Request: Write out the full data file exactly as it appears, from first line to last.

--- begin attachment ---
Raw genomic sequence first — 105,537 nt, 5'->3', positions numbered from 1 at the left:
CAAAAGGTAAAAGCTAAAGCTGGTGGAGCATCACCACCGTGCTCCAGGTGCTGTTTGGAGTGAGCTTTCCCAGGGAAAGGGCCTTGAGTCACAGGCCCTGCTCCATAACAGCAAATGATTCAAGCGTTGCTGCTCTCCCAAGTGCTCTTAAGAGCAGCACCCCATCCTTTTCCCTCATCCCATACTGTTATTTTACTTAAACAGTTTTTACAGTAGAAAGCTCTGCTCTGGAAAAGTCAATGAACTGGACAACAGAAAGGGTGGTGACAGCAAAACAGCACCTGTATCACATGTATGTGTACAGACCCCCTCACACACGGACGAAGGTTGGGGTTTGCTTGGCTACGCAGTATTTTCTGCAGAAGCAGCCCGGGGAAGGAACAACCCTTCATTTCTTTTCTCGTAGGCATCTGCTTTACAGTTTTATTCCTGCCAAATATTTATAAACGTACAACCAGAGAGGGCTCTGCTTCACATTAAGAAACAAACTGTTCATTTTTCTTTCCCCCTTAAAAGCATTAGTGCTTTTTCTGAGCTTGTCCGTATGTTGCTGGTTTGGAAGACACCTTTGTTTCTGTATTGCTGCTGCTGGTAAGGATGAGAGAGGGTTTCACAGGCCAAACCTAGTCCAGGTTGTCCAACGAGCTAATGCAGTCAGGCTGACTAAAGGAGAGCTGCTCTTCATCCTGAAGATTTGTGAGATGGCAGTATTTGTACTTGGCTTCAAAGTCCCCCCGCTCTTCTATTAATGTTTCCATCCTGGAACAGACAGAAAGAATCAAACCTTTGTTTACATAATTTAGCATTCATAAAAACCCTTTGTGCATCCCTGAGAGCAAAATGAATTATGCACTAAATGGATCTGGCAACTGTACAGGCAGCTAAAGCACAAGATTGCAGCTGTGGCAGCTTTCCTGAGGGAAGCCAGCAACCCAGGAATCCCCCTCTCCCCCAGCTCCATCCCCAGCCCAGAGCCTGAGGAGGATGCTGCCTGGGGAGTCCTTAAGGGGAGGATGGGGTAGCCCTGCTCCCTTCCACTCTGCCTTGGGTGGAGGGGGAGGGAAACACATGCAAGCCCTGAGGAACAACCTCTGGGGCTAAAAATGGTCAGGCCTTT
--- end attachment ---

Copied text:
Raw genomic sequence first — 105,537 nt, 5'->3', positions numbered from 1 at the left:
CAAAAGGTAAAAGCTAAAGCTGGTGGAGCATCACCACCGTGCTCCAGGTGCTGTTTGGAGTGAGCTTTCCCAGGGAAAGGGCCTTGAGTCACAGGCCCTGCTCCATAACAGCAAATGATTCAAGCGTTGCTGCTCTCCCAAGTGCTCTTAAGAGCAGCACCCCATCCTTTTCCCTCATCCCATACTGTTATTTTACTTAAACAGTTTTTACAGTAGAAAGCTCTGCTCTGGAAAAGTCAATGAACTGGACAACAGAAAGGGTGGTGACAGCAAAACAGCACCTGTATCACATGTATGTGTACAGACCCCCTCACACACGGACGAAGGTTGGGGTTTGCTTGGCTACGCAGTATTTTCTGCAGAAGCAGCCCGGGGAAGGAACAACCCTTCATTTCTTTTCTCGTAGGCATCTGCTTTACAGTTTTATTCCTGCCAAATATTTATAAACGTACAACCAGAGAGGGCTCTGCTTCACATTAAGAAACAAACTGTTCATTTTTCTTTCCCCCTTAAAAGCATTAGTGCTTTTTCTGAGCTTGTCCGTATGTTGCTGGTTTGGAAGACACCTTTGTTTCTGTATTGCTGCTGCTGGTAAGGATGAGAGAGGGTTTCACAGGCCAAACCTAGTCCAGGTTGTCCAACGAGCTAATGCAGTCAGGCTGACTAAAGGAGAGCTGCTCTTCATCCTGAAGATTTGTGAGATGGCAGTATTTGTACTTGGCTTCAAAGTCCCCCCGCTCTTCTATTAATGTTTCCATCCTGGAACAGACAGAAAGAATCAAACCTTTGTTTACATAATTTAGCATTCATAAAAACCCTTTGTGCATCCCTGAGAGCAAAATGAATTATGCACTAAATGGATCTGGCAACTGTACAGGCAGCTAAAGCACAAGATTGCAGCTGTGGCAGCTTTCCTGAGGGAAGCCAGCAACCCAGGAATCCCCCTCTCCCCCAGCTCCATCCCCAGCCCAGAGCCTGAGGAGGATGCTGCCTGGGGAGTCCTTAAGGGGAGGATGGGGTAGCCCTGCTCCCTTCCACTCTGCCTTGGGTGGAGGGGGAGGGAAACACATGCAAGCCCTGAGGAACAACCTCTGGGGCTAAAAATGGTCAGGCCTTT